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Just Ask!
An NCF Column for Inquiring Patients
By Prof. Alan Cocchetto

The "Just Ask!" column in intended to act as a means for patients to inquire about issues related to the NCF's research activities. This column is NOT intended to act as medical advice in any way. shape or form! The National CFIDS Foundation assumes no responsibilities for any action or treatment undertaken by readers. For medical advice, please consult with your own personal healthcare providers.

Q. Dear Professor Cocchetto, When I was being diagnosed 15 years ago, it was incidentally noted that there were multiple liver cysts. Since then they have become "too numerous to count" and very large; one currently over 3". Every few years one twists or breaks and I have hideous pain for weeks. Thinking about cysts, now I'm aware that I've had wrist cysts in adolescence, ovarian cysts in adulthood, neck cysts that had to be surgically removed twice recently and probably other cysts. Is there a connection between M.E. and cysts and are they actually "harmless" as I've been told? And do many with M.E. have cysts? Are they related to viruses. Thank you. (Fax from New Jersey)

A. Let me do the best I can to answer your questions given what is currently known. Since I'm not an M.D., some of these answers are based on my own personal observations. First, I have known of other M.E. patients with cysts. I can't remember where I read this initially, but female patients have reported or acknowledged the presence of ovarian cysts before. These can be very painful when they rupture and I am aware of several cases where the pain was so intense that these women ended up in local emergency rooms for treatment. So yes, cysts have been seen in M.E. Are they more common in those who have this disease? That I can't answer and I'm not sure if anyone has data on this yet. What I can also tell you is that liver cysts have also been seen in some of these patients. In fact, several patients have gone on to develop hemangioma tumors in the liver which necessitated surgical removal. Other patients develop nasal polyps. I am aware of some research that indicates that nasal polyps have been associated with an activation of the STAT1 protein [1]. If this where to turn out to be true across the board (ie - a general finding for all cysts let's say), then this would be particularly intriguing given what the NCF's research has found to date. Though modern medicine may consider these cysts harmless, obviously it is unusual to be producing so many. My advice to you is the next time one of these must be removed, ask your physician if it might be advantageous to order pathology tests on the tissue samples so that perhaps additional light may be shed on the exact nature of this problem. Doing so may provide your medical team with important hints that could positively impact your condition!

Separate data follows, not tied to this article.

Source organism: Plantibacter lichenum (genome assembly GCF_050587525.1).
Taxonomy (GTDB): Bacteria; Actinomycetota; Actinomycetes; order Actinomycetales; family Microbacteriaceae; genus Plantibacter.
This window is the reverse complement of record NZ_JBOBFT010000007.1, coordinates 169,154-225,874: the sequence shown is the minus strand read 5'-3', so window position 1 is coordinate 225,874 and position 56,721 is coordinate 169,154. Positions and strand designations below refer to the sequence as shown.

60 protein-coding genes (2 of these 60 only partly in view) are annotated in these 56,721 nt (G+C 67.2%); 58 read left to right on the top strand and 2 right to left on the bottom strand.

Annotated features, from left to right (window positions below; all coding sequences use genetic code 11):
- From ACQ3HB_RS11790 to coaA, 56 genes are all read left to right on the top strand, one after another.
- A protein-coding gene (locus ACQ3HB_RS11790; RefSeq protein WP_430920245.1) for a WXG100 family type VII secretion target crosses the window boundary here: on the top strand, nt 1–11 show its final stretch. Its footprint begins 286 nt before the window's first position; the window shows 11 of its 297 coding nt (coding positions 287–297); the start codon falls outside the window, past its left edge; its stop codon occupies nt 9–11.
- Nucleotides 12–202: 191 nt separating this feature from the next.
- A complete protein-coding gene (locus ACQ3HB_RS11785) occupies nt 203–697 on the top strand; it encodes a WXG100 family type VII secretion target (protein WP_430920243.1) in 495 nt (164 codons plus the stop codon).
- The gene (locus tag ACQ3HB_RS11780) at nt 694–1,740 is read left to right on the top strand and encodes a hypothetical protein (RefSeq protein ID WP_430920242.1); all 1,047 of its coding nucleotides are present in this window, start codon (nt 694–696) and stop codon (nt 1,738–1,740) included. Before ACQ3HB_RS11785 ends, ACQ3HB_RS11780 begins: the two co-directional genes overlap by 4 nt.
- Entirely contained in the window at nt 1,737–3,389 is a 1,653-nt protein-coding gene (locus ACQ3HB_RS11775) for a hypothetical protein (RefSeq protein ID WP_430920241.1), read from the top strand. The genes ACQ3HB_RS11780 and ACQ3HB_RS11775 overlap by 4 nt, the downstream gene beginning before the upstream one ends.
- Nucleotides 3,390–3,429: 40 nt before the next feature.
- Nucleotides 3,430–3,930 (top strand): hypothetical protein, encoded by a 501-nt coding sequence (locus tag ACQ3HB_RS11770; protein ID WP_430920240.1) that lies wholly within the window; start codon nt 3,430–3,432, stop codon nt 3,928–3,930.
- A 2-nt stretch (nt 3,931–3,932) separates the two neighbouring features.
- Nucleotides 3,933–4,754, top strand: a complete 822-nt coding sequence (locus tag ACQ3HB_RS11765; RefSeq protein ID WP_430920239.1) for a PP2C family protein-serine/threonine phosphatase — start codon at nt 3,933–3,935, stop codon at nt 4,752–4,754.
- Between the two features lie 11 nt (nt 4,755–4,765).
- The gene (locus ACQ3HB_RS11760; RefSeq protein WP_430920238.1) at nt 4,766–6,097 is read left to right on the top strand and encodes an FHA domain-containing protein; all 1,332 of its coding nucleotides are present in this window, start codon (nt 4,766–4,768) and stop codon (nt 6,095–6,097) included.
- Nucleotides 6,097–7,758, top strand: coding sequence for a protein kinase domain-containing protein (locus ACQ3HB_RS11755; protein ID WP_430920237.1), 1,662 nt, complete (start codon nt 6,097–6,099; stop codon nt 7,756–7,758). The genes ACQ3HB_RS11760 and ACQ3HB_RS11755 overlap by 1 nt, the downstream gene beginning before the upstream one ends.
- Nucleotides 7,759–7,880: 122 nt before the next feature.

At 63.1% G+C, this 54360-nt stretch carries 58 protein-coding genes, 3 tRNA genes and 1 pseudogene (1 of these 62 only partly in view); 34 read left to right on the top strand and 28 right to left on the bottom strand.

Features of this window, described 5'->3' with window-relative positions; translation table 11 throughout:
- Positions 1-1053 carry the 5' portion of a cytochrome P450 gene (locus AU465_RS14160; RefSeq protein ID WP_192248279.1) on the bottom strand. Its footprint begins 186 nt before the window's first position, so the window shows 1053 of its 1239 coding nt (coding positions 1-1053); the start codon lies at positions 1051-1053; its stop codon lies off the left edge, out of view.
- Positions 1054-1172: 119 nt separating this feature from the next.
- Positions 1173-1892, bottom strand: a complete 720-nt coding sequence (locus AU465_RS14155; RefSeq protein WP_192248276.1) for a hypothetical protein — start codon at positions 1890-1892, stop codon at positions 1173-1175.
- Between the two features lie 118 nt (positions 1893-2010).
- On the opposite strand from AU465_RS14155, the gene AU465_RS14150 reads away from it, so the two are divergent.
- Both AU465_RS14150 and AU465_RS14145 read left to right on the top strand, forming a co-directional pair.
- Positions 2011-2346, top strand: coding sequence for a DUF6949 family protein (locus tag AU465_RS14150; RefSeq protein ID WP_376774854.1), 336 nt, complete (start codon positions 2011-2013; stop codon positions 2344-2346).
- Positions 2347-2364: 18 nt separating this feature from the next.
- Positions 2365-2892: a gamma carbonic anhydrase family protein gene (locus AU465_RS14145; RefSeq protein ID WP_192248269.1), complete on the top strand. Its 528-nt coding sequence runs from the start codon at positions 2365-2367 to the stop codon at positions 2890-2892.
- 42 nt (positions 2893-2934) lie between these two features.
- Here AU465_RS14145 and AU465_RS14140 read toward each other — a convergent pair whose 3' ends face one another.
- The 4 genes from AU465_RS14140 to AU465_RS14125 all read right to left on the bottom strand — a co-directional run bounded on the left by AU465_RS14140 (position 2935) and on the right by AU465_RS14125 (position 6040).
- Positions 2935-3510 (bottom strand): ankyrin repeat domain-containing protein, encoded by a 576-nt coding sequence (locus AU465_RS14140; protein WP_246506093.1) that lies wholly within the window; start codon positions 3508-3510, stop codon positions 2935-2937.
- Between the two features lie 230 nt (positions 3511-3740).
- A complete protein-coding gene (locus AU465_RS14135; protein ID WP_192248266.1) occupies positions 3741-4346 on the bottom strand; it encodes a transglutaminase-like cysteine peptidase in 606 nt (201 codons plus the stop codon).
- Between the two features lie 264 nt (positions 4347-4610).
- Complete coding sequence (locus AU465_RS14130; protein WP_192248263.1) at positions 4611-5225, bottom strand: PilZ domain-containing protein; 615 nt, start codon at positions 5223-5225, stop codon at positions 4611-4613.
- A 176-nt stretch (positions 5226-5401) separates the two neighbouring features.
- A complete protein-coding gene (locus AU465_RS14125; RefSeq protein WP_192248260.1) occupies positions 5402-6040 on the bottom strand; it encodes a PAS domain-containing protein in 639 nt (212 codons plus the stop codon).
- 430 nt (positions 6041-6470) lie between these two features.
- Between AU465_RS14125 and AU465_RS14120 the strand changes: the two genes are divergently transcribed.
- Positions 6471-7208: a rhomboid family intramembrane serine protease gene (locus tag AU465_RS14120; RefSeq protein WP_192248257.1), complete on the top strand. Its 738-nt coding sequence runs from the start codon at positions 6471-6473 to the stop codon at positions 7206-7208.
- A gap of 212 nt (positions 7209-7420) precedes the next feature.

Q. Every now and then I receive some correspondence that really gets my attention. I received this email from a patient in Germany and am reprinting it here for others to read. I have edited *out* some of the details: "Dear Mr. Alan Cocchetto, First I have to say sorry for my english. It's easy for me to understand it, but it is a pain to write with brainfog. May I introduce myself: I was suffering from ME/CFS here in Germany. My case is a little bit special, because my illness started in 2004 with 35 other cases and I began to understand the pandemic situation piece by piece. They call it cluster outbreaks, but nobody will recognize it in Germany. In the meantime I've collected a lot of cases in an outbreak- context. Everybody went to a doctor, but nobody wanted to know the context. At this time I was working at a * in Nuremburg. That may be important because all people have CFS- symptoms till today. One of the colleagues came back from Asia and suffered from flu with numbness feeling, strange symptoms. She had a contact with a tiger baby. Some had a gastroenteric influenza like me in April - later on my parotid gland began to swell. The right side of my face felt like a numbness after local anesthesia. The trouble started after spreading out in the spine. After a short time I suffered from ParvoB19 with typical exanthema on the right leg, but only there. I was sure all the time: This is a virus infection. They put me in a hospital and said 'You have a hypochondriacal neurosis.' Since the beginning I have a high HHV-6 level with positive IgM but negative PCR and very high rates of measles-antibodies.